Free Download: “The 9 Criteria for Brand Essence”
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Uncovering & Articulating Essence
- 9 criteria for brand essence
- Why “trusted” isn’t the brand essence
- 7 common branding workshop pitfalls
- Patagonia: They also sell clothes.
- Why so few brands get it right
- Why intangibles are the more sustainable competitive advantages
- To inspire loyalty, ask why, not how.
- You say tomato. I say Fox’s Fine Gourmet Ketchup.
- Warning: Your brand is being commoditized!
- Brand essence by every other name
- For brand authenticity, look inside.
- Table-stake attributes do not differentiate brands.
Simplicity & Effectiveness of Messaging
Other Popular Posts
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- When to hire vs. when to outsource
- Do artisan brands lose their fans when sold to conglomerates?
- So who is “the world’s greatest insurance spokesperson in the world?”
- Does Geico’s multi-concept strategy work?
- BMW uncovers its brand essence: joy
- P&G brands … itself?
Category Archives: brand essence
Last week, I bemoaned the me-too branding strategies of New Amsterdam, Heineken and Budweiser Black Crown. Their ads all feature hipsters at impossibly chic, look-alike parties and the same clichéd claim, “Drink our alcohol and you’ll be popular.” How refreshing, then, to see a brand in the same category break from the pack and position itself uniquely. Tullamore Dew is a brand of blended Irish whiskey, first distilled in 1829 in Tullamore, County Offaly. It is now produced by a Scottish company, William Grant & Sons, although the primary ingredients are from County Cork. The company maintains a visitor center … Continue reading
Look who showed up at the rave — New Amsterdam Spirits! You know the party — the exclusive one where beautiful, exotic people dance in a crowded private bunker that is hidden from the general public. You also know the strategy. Associate the alcohol brand with having fun. Suggest that, if only you would drink the right brand of alcohol, you’d have more fun with more interesting people. It’s the same strategy Heineken and Budweiser Black Crown follow. It even appears to be the same party. But good luck finding it. Heineken’s parties are typically located inside an unmarked door … Continue reading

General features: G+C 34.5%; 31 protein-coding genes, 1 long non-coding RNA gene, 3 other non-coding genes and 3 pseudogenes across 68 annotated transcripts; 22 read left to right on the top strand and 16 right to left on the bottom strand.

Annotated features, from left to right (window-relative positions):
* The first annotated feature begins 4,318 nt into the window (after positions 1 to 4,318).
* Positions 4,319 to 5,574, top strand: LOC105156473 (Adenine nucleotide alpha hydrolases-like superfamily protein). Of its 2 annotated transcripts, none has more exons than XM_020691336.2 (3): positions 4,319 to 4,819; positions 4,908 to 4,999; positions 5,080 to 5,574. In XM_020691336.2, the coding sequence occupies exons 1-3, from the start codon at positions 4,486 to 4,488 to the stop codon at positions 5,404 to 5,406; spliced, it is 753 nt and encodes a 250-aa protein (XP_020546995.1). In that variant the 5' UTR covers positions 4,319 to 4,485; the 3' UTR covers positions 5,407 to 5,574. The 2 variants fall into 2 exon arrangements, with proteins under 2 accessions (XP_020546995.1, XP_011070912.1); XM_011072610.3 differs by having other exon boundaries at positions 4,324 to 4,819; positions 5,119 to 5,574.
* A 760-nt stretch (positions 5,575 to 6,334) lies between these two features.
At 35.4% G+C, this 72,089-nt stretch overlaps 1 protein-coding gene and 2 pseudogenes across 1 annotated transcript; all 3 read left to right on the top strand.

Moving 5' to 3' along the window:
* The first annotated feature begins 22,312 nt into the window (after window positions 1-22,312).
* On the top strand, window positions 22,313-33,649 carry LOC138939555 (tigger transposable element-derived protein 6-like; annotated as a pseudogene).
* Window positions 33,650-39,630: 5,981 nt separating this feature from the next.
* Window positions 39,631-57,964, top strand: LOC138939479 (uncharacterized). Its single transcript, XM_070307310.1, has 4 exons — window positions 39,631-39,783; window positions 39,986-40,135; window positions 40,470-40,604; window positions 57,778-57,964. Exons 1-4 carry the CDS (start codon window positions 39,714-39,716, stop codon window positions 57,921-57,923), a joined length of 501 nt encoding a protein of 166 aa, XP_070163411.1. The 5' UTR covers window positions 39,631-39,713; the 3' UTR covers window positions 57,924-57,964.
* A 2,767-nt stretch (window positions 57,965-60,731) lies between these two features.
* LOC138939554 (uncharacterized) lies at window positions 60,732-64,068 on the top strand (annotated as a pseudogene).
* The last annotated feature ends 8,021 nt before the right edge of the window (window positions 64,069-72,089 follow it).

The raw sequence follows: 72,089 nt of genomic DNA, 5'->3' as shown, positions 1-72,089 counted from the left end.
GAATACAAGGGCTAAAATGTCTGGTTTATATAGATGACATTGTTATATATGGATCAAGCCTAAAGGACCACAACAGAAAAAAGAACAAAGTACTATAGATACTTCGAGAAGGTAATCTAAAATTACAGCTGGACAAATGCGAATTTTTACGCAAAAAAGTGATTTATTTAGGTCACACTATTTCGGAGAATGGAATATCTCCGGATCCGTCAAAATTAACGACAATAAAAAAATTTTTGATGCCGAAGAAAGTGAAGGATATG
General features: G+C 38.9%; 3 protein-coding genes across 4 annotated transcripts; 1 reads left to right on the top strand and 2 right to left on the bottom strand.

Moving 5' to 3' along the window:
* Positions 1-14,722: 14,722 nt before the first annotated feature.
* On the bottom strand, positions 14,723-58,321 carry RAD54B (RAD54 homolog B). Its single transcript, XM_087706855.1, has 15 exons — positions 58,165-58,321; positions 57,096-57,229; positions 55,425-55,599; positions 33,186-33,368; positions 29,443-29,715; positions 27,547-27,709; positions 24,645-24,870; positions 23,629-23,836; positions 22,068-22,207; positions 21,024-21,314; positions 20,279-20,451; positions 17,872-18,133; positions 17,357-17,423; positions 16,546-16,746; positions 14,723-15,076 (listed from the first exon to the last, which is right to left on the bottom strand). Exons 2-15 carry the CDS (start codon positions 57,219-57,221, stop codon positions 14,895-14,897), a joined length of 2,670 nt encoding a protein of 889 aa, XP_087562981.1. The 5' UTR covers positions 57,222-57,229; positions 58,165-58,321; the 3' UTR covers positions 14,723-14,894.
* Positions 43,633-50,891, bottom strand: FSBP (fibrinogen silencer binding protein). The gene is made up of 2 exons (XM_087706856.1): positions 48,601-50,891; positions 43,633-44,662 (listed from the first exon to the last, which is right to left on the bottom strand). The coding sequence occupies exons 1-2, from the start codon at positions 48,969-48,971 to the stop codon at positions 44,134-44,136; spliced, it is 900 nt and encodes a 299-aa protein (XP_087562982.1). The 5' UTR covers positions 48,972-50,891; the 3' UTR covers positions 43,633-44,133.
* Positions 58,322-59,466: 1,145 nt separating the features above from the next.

Affinity branding, a favorite topic at BrandSTOKE, is the ultimate in brand positioning. Affinity brands inspire a community of diehard evangelists, drawn together by a shared goal or belief system. Consumers identify with affinity brands because they represent something other than profit-making. Examples include Patagonia (environmentalism), Whole Foods (sustainability) and Harley-Davidson (freedom of expression). Bob’s Red Mill Natural Foods, a stone-grinding miller of whole-grain flours and cereals, is another. Bob’s product offerings are all-natural, high-fiber, organic and gluten-free. Most are sold in transparent packages. Bob’s Red Mill may also qualify as an artisan brand, which is typically small and independent. Artisan … Continue reading
Few brands become cultural icons, such as Apple, Harley-Davidson and Levi’s. In the category of recreational vehicles, there is only one — Airstream. According to the manufacturer, over 70% of every trailer it has ever built is still on the road. Due to its aerodynamic shape and silver aluminum exterior, the Airstream trailer is instantly recognizable. Other brands have tried to imitate Airstream’s design, but none have lasted. “The brand’s power overrides any fear of imitation,” says Bob Wheeler, president and CEO. It may be due to the rivets. In 1931, founder Wally Byam intended the trailer’s bullet shape and … Continue reading
Following the recent enactment of several anti-gay laws in Russia, rights activists around the world declared a boycott of Stolichnaya vodka. Hit the Ruskies where it hurts was the reasoning. But, as it turns out, Stoli isn’t quite Russian. It’s made in Latvia, a former Soviet republic. This must come as a surprise to Stoli’s brand loyalists, as the vodka has been marketing itself as Russian for years. Only recently has the description on the label changed from “Russian Vodka” to “Premium Vodka.” It still features an illustration of Hotel Moskva, a landmark on Moscow’s Red Square. Brands from a … Continue reading
What comes to mind when you think about New Orleans? Cajun food, jazz and Bourbon Street, right? How about Las Vegas? Casinos and shows? Cities such as Austin (“Live Music Capital of the World”), Nashville (“Music City”)and Memphis (Home of the Blues. Birthplace of Rick ‘n’ Roll.”) have built distinctive brands around their signature attributes. Minneapolis (“City of Lakes”) and Denver (“The Mile-High City”) leverage their natural attractions. For national monuments, head to Washington, D.C. For theme parks, Orlando. Like consumer brands fighting for market share, cities and towns across the U.S. compete with each other for jobs, conventions and … Continue reading